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Phenytoin: A Guide to Therapeutic Drug Monitoring

Melissa Faye Wu, BSc (Pharm) (Hons), Wai Hing Lim, B.Pharm (Hons), M Clin Pharm
Department of Pharmacy, Singapore General Hospital, Singapore

Therapeutic drug monitoring of phenytoin is carried out to ensure effective and safe levels. Some of the factors
complicating phenytoin dosing include a narrow therapeutic window, high degree of protein binding, and nonlinear pharmacokinetics. However, serum drug levels should only be taken when there is a clear indication to
guide patient management. Scenarios where monitoring levels may be clinically useful include: (1) establishing an
individual therapeutic concentration, (2) aiding in diagnosis of clinical toxicity, (3) assessing patient compliance,
and (4) guiding dosage adjustments in patients likely to have greater pharmacokinetic variability. This paper
aims to provide an overview on of the correct timing and interpretation of phenytoin levels. It will also address
phenytoin dosing, other monitoring parameters, and management of phenytoin adverse effects.
Keywords: Pharmacokinetics, Phenytoin, Therapeutic drug monitoring

Phenytoin is an anticonvulsant licensed for the
management of generalised tonic-clonic (grandmal) seizures and complex partial (psychomotor,
temporal lobe) seizures1. It is also approved by
the United States Federal Drug Authority for the
prevention and treatment of seizures occurring
during or after neurosurgery2.
Phenytoin has a narrow therapeutic window hence
a fine balance must be found between efficacy and
dose-related side effects3. Since phenytoin is highly
protein-bound and free (unbound) phenytoin is the
component producing the pharmacological effect,
any factor which changes the protein binding of
phenytoin would be expected to alter the free
drug levels. As such, interactions with other drugs
(drug-drug interactions) or with diseases e.g. renal
impairment, uraemia, and critical illness (drugdisease interactions) may give rise to changes
in phenytoin pharmacokinetics and/or efficacy
and toxicity.


Furthermore, phenytoin demonstrates non-linear

pharmacokinetics even within the therapeutic
range. The enzyme system involved in phenytoin
metabolism gradually becomes saturated,
resulting in a decrease in the rate of elimination
of phenytoin as the dose is increased4. This means
that once the enzyme system becomes saturated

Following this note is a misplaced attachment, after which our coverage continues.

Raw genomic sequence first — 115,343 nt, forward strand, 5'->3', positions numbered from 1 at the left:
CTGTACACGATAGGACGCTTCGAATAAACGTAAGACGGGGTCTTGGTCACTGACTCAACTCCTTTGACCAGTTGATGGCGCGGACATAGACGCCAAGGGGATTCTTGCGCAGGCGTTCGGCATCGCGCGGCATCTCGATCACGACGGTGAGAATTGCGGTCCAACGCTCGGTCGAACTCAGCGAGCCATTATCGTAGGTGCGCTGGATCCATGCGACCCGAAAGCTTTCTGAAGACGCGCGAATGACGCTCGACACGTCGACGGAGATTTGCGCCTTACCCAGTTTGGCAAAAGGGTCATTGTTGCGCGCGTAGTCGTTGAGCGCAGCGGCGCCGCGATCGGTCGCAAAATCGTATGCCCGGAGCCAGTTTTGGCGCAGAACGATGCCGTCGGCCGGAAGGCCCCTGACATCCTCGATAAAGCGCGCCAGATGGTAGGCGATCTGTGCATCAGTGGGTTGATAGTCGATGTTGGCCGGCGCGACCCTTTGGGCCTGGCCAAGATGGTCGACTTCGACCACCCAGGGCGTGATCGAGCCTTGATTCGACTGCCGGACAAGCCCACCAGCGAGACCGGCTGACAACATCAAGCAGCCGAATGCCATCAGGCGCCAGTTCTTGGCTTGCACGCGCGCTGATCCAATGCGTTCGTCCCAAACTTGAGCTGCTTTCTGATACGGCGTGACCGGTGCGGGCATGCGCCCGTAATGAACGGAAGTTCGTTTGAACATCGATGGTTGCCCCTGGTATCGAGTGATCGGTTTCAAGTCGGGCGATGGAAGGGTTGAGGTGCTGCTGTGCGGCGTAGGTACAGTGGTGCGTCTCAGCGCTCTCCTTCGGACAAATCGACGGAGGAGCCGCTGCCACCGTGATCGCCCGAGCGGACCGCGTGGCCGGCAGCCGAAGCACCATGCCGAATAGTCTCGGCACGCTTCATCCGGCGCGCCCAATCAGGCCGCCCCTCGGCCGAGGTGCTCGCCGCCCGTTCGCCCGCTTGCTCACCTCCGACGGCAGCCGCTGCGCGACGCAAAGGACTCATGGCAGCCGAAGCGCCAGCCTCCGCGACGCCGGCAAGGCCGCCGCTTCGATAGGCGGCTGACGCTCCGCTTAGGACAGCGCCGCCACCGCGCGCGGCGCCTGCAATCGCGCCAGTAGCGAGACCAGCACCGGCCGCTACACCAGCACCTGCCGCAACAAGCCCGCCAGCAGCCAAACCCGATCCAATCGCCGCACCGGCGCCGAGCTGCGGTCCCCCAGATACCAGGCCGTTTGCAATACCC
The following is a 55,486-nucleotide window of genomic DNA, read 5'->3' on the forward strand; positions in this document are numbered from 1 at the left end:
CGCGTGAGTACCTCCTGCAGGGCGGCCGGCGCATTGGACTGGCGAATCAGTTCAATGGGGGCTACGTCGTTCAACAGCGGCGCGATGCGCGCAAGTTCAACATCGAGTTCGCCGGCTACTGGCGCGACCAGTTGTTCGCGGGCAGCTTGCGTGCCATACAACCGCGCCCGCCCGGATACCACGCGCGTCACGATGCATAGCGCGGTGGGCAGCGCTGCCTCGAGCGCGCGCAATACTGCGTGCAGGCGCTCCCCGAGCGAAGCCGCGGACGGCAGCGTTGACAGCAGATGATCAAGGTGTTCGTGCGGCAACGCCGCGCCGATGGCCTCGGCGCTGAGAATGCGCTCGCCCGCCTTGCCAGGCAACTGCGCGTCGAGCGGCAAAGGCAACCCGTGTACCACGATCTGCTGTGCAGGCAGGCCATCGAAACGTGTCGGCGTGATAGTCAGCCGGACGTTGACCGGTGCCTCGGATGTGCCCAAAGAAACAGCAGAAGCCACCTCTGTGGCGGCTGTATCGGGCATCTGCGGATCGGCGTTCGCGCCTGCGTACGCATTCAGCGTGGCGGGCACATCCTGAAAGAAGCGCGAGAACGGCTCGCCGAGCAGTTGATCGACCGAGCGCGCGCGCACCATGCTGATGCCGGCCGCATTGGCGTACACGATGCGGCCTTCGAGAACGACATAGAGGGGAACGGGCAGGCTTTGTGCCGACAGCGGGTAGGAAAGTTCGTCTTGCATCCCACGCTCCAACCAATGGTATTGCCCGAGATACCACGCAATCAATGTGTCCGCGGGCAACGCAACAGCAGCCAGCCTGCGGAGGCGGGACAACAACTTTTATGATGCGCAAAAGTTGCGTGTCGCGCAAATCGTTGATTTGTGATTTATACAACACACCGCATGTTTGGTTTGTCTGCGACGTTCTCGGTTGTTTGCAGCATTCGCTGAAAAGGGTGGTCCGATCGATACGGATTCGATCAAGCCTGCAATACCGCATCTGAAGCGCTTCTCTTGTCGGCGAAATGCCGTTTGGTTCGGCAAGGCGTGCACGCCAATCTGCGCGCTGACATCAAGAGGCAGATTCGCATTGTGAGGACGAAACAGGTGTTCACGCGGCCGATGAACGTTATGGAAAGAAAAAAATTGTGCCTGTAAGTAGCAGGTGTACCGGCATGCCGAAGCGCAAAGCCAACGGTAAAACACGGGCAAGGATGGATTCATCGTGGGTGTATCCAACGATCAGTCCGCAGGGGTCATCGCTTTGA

with phenytoin, even a small change in dose can
lead to a large change in phenytoin levels. The
phenytoin concentrations leading to enzyme
saturation vary considerably between individuals.
Thus, patients taking the same dosage can have
up to a 50-fold difference in plasma phenytoin
concentration (inter-individual variability)4. For
these reasons, monitoring of phenytoin levels may
be clinically valuable to ensure therapeutic efficacy
in individual patients.
Laboratories in Singapore commonly monitor total
phenytoin concentration in blood. Free phenytoin
levels are available in some facilities worldwide,
but access remains limited and costly. Furthermore,
studies show that the use of total phenytoin
levels is adequate in most clinical cases5,6 and free
phenytoin levels may be required only for patients

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Phenytoin TDM

expected to have altered protein binding or where

adverse effects are experienced at unexpectedly
low total phenytoin concentrations6.
TDM of phenytoin levels should only be done
when there is a clear indication to guide patient
management. Situations where measured serum
phenytoin levels may be clinically useful7 are
summarised below:
To Establish an Individual Therapeutic
The reference range for phenytoin levels may
not be applicable to all patients. The difference
can be due to seizure type, the severity of the
underlying disorder, or genetic abnormalities.
Ultimately, phenytoin therapy may be best guided
by the identification of the individual therapeutic
concentration the concentration which has
been found to produce optimal response in the
individual patient (i.e. a balance between seizure
control and acceptable adverse effects).
To Aid in Diagnosis of Clinical Toxicity
Phenytoin toxicity may be variable in presentation
(Table 1). Some dose-related adverse effects may
mimic symptoms of other diseases. Drug levels
may assist in ruling out phenytoin toxicity as a
differential diagnosis.
To Assess Patient Compliance (e.g. Situations of
Uncontrolled or Breakthrough Seizures)
Breakthrough seizures or uncontrolled epilepsy
may be due to a genuinely refractory disease
or intercurrent illness. However, patient non-

compliance leading to sub-therapeutic phenytoin

levels is common enough that checking the
phenytoin level to ensure effective drug
concentrations would be a logical first step in
patients presenting with breakthrough seizures or
worsening epilepsy.
To Guide Dosage Adjustments in Situations
Associated with Greater Pharmacokinetic
Factors altering the pharmacokinetics (absorption,
distribution, metabolism, and elimination) of
phenytoin may result in unpredictable changes